The money-laundering crisis in British Columbia has been a topic of nationwide discussion that goes so far as to attract the attention of the US. Many of the discoveries emerging throughout the recent months have shocked the public and officials such as British Columbia Attorney-General David Eby, but experts in the field recently chimed in saying that people acquainted with the status quo have been aware of the insufficient RCMP efforts.
The true scope of money laundering and the extent it reaches has always been a concerning thought for British Columbians and Canadians as a whole. A recently issued US report listed the country among large money laundering hubs worldwide pointing out the very reason for such criminal activity are the lax regulations and inefficient field monitoring. Chinese casino patrons are attracted to the region as an excellent location for washing their illegal drug trafficking proceeds.
Insufficient Funding Complicates the Process
Even though the real scale of dirty cash laundered through British Columbia casino venues could reach billions of Canadian dollars, it is still a figure hard to pinpoint. Soon after a part of former Mountie Peter German’s second money laundering report was issued, B.C. Attorney-General David Eby expressed his surprise with the fact that RCMP officers are currently unable to focus on investigating money laundering in the province.
Individuals well-acquainted with the issue such as current and former federal and municipal police officers and people previously involved in casino probes were not surprised by the information unearthed. They pointed out that the government has been aware of this inefficient operation for quite some time and no action has been taken. The issue stems from the fact the funding is limited and the resources are sparse.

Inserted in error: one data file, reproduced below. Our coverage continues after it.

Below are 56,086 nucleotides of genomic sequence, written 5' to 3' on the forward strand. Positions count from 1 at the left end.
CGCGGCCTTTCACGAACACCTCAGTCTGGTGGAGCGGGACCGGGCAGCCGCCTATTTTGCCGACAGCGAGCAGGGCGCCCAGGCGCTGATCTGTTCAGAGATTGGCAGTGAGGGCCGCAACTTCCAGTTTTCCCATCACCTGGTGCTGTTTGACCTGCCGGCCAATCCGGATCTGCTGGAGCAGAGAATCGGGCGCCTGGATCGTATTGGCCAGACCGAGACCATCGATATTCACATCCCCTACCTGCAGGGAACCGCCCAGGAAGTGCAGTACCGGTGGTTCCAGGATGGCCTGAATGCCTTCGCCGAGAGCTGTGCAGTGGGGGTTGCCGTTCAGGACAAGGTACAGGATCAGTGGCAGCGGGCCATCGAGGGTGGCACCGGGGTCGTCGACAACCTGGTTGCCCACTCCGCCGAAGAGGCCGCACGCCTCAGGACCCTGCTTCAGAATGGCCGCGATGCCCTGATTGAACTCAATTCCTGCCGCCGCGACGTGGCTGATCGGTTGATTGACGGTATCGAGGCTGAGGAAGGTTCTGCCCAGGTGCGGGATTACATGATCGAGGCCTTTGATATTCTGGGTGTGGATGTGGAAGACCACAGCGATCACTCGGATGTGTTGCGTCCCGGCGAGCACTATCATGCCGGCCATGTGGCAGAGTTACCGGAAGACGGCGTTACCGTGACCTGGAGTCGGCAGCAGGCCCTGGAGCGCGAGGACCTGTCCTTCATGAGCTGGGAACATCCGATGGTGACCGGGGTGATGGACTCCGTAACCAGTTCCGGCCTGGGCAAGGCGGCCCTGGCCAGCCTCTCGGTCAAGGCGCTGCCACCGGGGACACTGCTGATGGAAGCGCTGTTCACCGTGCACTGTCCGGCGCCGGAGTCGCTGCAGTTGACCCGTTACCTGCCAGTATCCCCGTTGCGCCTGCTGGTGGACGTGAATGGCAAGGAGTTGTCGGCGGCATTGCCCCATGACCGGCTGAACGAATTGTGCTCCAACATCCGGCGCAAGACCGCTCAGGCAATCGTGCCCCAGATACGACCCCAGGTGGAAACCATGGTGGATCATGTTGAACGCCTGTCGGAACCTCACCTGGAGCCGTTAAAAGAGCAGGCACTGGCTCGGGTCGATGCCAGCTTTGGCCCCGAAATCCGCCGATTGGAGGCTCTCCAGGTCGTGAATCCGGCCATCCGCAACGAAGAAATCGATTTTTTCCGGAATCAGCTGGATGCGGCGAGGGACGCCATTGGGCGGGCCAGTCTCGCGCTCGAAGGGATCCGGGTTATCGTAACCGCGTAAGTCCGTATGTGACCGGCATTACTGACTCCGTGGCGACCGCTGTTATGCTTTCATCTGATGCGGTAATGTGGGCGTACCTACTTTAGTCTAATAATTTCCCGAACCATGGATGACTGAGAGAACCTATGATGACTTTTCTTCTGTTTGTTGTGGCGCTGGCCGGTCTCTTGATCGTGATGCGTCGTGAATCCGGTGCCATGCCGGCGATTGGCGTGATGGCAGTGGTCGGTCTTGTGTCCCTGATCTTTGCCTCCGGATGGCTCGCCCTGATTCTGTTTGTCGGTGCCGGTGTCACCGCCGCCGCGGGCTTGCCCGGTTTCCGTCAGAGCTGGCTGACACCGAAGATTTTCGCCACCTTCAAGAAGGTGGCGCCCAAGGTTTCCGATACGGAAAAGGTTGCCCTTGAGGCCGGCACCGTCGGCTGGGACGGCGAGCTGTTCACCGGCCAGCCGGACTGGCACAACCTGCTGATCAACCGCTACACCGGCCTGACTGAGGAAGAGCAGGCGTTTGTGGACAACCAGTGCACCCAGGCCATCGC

As a result, local judicature is unable to tackle money laundering issues and the criminals responsible for the schemes. They even pointed out that the cases might have been purposefully avoided in the long run, since they call for time and efforts. Statistics Canada managed to sum up the situation by issuing the information that between 2000 and 2016 the country saw more than 320 money laundering verdicts.
Second Money Laundering Report Issued Soon
Joe Schalk, a former B.C. Gambling Enforcement Branch Director of Investigations and RCMP officer was among the people aware that not much is being done to stop money laundering. Together with Larry Vander Graaf, Executive Director of GPEB, they worked on a 2013 report on the cash washing involving British Columbia casino venues.
This report might have cost them their careers since in 2014 they were both dismissed without a reasonable explanation. Mr. Schalk stated that insufficient funding is what had caused the issue in the first place and this involves police officers looking into subjects to the likes of illegal drug trafficking, commercial crime, and proceeds of crime.
As the partly disclosed second Peter German report revealed, at the moment RCMP officers in British Columbia support the civil forfeiture operation instead of probing money laundering allegations. One of the clear indications of the dysfunctional system was the crash and burn of the E-Pirate case in December 2018. It was headed to court this year where all allegations had to be reviewed.
At a later point, it as revealed that the identities of some individuals were disclosed among other pieces of evidence. Gilles Michaud, Deputy Commissioner of RCMP Federal Policing, pointed out that individuals in the Federal Serious and Organized Crime are working on investigating money laundering allegations, but the very process of RCMP operation needs improvement.